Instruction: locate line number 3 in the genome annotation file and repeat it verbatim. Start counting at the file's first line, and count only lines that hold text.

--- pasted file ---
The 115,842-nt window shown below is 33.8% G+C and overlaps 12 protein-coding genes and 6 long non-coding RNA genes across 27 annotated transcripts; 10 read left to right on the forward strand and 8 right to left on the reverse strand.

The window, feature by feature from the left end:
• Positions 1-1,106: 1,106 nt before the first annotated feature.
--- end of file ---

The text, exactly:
• Positions 1-1,106: 1,106 nt before the first annotated feature.